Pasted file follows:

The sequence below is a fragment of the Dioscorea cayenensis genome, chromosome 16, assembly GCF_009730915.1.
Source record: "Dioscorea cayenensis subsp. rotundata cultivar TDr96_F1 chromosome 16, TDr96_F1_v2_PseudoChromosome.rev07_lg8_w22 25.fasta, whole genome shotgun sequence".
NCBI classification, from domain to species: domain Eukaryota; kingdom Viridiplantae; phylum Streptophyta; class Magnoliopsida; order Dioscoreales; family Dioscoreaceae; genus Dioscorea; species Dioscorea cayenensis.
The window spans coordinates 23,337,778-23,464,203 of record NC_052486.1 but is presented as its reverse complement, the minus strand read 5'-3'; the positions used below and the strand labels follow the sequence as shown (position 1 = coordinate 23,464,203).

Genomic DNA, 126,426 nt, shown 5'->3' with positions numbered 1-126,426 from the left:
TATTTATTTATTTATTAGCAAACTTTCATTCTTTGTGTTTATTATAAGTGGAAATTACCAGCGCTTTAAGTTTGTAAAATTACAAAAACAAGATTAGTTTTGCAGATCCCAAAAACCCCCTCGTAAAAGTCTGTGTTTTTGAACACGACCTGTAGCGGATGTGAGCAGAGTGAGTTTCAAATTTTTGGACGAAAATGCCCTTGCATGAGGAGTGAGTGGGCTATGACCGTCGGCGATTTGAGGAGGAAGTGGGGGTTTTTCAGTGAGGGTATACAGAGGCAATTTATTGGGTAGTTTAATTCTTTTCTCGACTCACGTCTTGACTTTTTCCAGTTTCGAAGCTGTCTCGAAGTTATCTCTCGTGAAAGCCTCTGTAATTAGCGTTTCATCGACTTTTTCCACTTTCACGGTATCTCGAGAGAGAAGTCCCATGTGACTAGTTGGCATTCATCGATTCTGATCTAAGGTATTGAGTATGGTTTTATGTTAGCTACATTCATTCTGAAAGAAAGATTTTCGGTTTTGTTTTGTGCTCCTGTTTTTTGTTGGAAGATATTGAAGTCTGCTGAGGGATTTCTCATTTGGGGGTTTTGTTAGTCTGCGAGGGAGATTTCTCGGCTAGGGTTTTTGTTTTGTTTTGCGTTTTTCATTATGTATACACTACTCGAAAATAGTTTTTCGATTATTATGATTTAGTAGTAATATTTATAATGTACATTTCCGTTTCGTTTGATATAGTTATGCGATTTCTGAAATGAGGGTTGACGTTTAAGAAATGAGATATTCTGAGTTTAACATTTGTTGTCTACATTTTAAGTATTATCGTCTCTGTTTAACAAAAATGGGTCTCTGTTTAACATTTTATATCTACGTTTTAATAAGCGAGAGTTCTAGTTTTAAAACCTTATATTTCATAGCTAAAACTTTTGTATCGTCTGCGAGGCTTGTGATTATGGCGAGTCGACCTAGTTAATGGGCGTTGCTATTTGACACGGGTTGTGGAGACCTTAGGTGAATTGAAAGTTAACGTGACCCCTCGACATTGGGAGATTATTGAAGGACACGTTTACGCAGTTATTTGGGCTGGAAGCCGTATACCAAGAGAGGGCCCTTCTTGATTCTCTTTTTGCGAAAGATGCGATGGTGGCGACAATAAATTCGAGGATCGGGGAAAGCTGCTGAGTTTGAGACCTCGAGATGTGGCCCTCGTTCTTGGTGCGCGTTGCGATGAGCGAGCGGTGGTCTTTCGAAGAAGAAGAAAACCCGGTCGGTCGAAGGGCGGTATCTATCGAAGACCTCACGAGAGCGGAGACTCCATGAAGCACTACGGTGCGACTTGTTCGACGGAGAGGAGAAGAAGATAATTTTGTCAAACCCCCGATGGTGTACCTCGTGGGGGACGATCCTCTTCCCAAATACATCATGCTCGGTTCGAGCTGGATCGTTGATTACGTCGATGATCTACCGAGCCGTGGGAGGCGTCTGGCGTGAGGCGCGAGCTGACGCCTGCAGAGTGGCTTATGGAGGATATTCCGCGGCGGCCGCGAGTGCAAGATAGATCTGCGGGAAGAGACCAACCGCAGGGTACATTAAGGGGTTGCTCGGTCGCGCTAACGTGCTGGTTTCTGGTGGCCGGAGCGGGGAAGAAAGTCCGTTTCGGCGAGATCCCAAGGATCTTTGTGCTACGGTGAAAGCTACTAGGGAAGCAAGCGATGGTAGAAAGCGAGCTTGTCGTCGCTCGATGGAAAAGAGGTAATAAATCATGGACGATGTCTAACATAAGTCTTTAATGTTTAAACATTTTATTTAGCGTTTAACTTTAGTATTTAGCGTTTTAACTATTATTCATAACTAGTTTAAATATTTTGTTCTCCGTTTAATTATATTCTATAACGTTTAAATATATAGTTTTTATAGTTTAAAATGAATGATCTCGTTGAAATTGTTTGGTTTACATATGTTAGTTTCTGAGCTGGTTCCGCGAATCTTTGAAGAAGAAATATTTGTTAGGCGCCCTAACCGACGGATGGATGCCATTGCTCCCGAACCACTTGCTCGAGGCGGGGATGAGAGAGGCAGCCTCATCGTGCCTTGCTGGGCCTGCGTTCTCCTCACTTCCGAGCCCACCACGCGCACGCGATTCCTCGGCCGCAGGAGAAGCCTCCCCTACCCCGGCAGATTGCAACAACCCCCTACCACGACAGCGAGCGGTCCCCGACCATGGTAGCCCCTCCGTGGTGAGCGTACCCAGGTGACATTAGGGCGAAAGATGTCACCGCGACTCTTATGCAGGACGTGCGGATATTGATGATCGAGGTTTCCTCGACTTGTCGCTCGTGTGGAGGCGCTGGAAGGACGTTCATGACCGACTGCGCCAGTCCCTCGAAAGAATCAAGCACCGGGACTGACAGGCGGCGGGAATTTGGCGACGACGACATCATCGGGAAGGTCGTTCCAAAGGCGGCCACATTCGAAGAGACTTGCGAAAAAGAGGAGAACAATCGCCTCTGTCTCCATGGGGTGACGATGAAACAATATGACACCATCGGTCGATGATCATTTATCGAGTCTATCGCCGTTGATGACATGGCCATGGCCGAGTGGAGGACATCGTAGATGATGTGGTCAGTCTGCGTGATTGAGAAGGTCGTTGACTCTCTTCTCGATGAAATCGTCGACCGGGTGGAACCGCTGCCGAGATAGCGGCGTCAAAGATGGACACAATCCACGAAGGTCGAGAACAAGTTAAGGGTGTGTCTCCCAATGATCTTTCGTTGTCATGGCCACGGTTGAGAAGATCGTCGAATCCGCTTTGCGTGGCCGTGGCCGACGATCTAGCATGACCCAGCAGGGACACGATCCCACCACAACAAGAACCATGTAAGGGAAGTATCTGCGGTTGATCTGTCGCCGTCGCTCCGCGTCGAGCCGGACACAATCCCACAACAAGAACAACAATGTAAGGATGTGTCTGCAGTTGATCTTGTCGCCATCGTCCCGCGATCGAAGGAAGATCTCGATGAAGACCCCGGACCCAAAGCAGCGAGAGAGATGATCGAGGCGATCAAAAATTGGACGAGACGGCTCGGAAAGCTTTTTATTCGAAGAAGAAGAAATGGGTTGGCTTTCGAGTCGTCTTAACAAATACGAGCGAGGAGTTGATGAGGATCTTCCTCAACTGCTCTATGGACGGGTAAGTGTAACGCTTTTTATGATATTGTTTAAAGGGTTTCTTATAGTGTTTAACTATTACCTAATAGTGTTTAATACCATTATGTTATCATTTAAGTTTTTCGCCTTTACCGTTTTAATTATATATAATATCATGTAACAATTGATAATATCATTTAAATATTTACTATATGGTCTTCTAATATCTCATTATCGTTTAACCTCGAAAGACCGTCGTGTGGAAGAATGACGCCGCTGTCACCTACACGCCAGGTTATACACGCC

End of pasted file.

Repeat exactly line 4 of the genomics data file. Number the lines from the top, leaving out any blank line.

The window spans coordinates 23,337,778-23,464,203 of record NC_052486.1 but is presented as its reverse complement, the minus strand read 5'-3'; the positions used below and the strand labels follow the sequence as shown (position 1 = coordinate 23,464,203).